Artist Interview: Tim Muddiman

Tim Muddiman - image credit: Phil Sharp

Tim Muddiman is an English artist, musician and creative. In his own words, Tim's work is "an exploration of the human condition through contrasts: strength and fragility, depth and height, colour and monochrome"and has been described as 'hard-edged, abstract and contemporary' Tim takes us through his journey from successful musician to Professional Artist.

Q. Tell us about your Artistic background/education?

I like to think that by proxy my entire life has been an artistic one. By that I mean what I have chosen to think about, what I have enjoyed and what I have chosen to educate myself with. I dropped out of school and dropped out of college twice. I’ve had over 40 jobs but from the age of about 24 I have been a professional touring musician as well as owning my own musical instrument shop, being a long-term member of Gary Numan’s band and having a successful career as a painter.  I like to think I’ve taken the good bits and got rid of the bad.


Q. As a contemporary artist, do you describe your work as abstract?

I view my work as modern, not nostalgic, or futuristic. I like to indulge with an abstract angle or subject without knowingly replicating other artists.  I love the huge umbrella of “Abstract”. It makes me feel free and helps to avoid the pressure of always having to make a piece of art make sense. I describe my work as Hardedge, Contemporary, Abstract and Geometrically Swinging.

The Broken Umbrella


Q. Has your music career influenced your art?

In lots of ways yes but everything has the potential to influence art. Art is life and not something you pick up and put down but rather analyse, contemplate, and make decisions about. I imagine it must be with you in everything you do. Sometimes physically but always mentally and emotionally.

Q. Do you work in a studio or from home?

I work a 10 hour - 5 day a week in my studio.


Q. Who are your Art Influencers?

Can I include film directors like David Lynch, Jim Jarmusch, John Waters, and possibly Ingmar Bergman? Also, musicians like Tom Waits & Nick Cave?   The painters I adore are Bernard Buffett, Francis Bacon, Salvador Dali, Pablo Picasso, and Mark Rothko but I’m not sure if any of the above directly influence.


Q. What helps get you in "the zone’ to create your work, music? out in nature? quiet?

The biggest struggle for everyone is avoiding distractions. Life is busy regardless of what one does with it. I must employ disciplines like turning my phone off and quite frankly ignoring the rest of the world otherwise nothing would ever get done.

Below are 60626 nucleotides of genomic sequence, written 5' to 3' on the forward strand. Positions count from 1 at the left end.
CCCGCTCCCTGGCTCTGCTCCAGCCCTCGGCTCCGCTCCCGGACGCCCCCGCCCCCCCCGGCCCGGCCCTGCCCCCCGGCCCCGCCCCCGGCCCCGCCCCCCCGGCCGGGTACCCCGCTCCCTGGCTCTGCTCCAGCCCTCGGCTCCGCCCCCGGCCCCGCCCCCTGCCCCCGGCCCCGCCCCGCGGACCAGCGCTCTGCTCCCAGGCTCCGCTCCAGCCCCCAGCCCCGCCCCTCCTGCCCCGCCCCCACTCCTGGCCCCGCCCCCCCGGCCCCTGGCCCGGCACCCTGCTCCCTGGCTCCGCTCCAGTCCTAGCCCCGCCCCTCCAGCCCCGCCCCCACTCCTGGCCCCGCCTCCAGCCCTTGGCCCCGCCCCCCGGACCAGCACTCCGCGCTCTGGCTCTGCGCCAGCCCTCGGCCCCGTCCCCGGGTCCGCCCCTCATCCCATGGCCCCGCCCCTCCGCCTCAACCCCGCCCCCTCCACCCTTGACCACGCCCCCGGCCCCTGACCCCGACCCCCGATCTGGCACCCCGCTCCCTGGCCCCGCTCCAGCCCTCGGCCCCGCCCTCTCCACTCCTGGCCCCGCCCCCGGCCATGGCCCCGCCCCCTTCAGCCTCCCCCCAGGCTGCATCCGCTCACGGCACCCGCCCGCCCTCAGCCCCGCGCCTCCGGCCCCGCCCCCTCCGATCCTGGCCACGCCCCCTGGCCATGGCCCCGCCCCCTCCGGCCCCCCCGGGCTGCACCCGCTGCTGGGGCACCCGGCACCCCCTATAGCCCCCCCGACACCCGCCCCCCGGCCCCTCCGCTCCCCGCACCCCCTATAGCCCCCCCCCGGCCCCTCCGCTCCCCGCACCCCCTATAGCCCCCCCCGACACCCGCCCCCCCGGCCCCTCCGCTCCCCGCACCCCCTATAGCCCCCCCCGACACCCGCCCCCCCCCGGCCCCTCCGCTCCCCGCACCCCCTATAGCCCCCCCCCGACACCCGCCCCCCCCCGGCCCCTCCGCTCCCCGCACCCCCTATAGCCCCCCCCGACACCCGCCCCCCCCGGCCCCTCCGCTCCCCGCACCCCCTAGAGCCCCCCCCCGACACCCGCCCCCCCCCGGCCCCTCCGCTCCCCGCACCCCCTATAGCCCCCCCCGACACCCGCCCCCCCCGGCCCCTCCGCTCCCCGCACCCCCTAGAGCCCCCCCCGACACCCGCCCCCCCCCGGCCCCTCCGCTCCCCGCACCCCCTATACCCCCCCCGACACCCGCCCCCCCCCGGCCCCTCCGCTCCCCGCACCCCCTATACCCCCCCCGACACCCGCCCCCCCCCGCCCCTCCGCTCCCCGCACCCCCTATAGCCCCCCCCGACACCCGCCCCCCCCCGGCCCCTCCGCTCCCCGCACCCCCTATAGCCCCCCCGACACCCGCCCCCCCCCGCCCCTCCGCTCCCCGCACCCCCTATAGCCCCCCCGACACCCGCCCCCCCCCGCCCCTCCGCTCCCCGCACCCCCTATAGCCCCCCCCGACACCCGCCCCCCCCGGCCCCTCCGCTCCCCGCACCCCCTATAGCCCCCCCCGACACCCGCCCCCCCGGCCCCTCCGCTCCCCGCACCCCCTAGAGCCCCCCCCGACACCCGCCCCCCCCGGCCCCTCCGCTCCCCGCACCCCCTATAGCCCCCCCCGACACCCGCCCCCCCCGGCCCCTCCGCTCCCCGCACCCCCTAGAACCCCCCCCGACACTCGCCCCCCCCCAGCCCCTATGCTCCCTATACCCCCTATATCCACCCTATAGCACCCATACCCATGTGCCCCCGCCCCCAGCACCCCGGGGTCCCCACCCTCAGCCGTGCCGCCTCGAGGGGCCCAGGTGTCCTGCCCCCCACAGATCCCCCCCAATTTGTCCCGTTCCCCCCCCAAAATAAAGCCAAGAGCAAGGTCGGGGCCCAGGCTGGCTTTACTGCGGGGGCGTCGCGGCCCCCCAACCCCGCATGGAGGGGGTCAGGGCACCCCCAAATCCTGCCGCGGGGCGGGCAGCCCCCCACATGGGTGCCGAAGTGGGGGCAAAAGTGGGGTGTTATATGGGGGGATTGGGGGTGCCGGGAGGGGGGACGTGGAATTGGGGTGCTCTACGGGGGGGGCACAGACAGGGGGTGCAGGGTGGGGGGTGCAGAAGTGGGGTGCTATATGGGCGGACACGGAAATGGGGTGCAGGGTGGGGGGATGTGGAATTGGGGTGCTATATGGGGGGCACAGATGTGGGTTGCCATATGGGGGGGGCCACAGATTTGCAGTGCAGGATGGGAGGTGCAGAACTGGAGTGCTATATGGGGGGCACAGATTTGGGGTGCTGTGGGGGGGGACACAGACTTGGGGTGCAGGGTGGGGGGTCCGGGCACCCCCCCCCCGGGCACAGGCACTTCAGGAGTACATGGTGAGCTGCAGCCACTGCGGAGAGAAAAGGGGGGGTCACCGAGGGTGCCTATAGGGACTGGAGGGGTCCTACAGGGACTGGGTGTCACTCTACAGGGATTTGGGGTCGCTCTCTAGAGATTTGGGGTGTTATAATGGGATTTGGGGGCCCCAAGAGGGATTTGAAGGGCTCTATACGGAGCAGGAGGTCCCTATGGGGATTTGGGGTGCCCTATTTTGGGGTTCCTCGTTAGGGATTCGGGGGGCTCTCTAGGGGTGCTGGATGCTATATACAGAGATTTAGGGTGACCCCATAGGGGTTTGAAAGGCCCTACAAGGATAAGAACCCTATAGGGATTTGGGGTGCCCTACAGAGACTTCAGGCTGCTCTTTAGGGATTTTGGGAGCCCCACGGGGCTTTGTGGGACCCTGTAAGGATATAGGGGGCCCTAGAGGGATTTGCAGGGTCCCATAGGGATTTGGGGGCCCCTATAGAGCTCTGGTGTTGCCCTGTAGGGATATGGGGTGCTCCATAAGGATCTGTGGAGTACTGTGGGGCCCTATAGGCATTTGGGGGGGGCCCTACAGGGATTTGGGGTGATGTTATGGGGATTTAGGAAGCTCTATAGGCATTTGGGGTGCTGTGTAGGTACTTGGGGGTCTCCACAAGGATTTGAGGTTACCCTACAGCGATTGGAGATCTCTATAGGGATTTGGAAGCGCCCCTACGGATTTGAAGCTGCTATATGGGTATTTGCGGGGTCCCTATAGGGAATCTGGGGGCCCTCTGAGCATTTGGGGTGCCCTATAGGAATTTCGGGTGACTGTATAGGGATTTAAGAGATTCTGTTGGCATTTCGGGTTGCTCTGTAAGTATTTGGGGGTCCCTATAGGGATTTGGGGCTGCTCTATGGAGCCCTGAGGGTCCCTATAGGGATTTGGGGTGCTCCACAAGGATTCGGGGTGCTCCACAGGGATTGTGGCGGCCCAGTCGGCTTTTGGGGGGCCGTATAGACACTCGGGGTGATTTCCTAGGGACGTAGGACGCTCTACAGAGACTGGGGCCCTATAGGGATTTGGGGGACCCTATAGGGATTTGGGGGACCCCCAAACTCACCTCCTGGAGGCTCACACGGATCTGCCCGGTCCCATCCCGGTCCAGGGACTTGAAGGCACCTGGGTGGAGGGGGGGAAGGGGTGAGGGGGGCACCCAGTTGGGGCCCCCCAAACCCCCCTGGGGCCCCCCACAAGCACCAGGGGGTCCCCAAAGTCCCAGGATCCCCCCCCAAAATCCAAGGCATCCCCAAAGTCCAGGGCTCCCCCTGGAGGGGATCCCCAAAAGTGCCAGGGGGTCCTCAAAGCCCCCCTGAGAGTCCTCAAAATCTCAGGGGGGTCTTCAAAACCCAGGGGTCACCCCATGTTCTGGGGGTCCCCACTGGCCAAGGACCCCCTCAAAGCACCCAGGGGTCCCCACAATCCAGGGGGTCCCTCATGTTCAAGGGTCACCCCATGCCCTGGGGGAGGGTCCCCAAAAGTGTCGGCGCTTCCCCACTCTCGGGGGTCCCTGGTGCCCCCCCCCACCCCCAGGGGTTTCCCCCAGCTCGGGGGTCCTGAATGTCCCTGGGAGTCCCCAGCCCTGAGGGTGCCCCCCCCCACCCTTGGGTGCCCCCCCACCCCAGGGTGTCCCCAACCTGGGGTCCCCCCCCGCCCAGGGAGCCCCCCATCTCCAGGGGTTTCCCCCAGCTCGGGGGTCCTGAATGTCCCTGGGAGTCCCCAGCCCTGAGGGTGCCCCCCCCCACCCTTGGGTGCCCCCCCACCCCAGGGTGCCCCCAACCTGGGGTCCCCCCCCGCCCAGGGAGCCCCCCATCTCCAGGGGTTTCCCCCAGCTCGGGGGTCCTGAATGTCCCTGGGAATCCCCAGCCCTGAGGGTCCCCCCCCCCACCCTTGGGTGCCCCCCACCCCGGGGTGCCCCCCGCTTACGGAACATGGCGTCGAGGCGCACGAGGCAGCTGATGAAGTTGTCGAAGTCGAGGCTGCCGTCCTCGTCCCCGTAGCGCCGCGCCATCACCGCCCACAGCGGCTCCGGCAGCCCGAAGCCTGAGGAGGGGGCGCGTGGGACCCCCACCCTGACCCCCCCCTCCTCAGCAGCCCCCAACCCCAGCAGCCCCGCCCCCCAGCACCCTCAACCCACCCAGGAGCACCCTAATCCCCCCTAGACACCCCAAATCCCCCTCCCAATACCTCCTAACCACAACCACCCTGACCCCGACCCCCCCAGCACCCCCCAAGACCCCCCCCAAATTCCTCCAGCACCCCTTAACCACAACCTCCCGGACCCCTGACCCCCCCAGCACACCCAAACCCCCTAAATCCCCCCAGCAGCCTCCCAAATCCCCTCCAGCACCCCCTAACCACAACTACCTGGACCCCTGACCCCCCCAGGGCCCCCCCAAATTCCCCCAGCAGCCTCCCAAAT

Uliksdal

Q. Do you keep a sketchbook? How often do you use it and do you travel with it?

I seem to have a phobia against keeping one sketch book. I have tonnes of scraps of paper and about 20 different notepads, sketch books etc. When I toured as a musician, I would take a folder to keep all the pieces of paper in. Over the last few years of touring, days off were good for sitting in a hotel room and just drawing. I miss that. 

Q. Where does a piece of work begin for you? Can you describe your process?

Most of my work comes from a semi-conscious vision. The next steps are to harness it, remember it, sketch it, and then paint it. In 2021 I conceptualised a lot more work. For example, I painted disused buildings that had a strong narrative and painted scenes that grew in my imagination from listening to songs.  I miss allowing my own mind to make the image in a translucent way. I find that more pure, honest, and enjoyable. More of that in 2022.


Q. What technique do you prefer to use?

Over the last few years, I have been painting with acrylics on canvas. It has helped control my expression. I wanted to explore within boundaries I set for myself. I’m not sure if it’s over yet or if I’m ready to jump into new techniques. I feel something brewing but I’m just not too sure yet.

Cardona


Q. What are your most important artists tools?

Memory, discipline, freedom, and courage of expression.


Q What are your favourite materials?

For the last few years, I use System 3 Acrylics. They have the perfect consistency and vibrancy for my style of work.


Q. What are you currently working on?

I’ve just finished a big commission that I picked up at The Other Art Fair and moved studios for the third time this year, From Monday I’ll paint to see the year out and then access from January 1. 

Sondrio


Q. Where can we see more of your work online or in person?

My websiteand Facebook group are the best places to see my work. Zebra One Gallery, Hampstead and I am also opening a private gallery in early spring and all details will be published on my website and socials. I may consider doing a solo exhibition in the summer of 2022 in London but I want to wait to see what work I do next year . 

Catherine Peters
Catherine Peters


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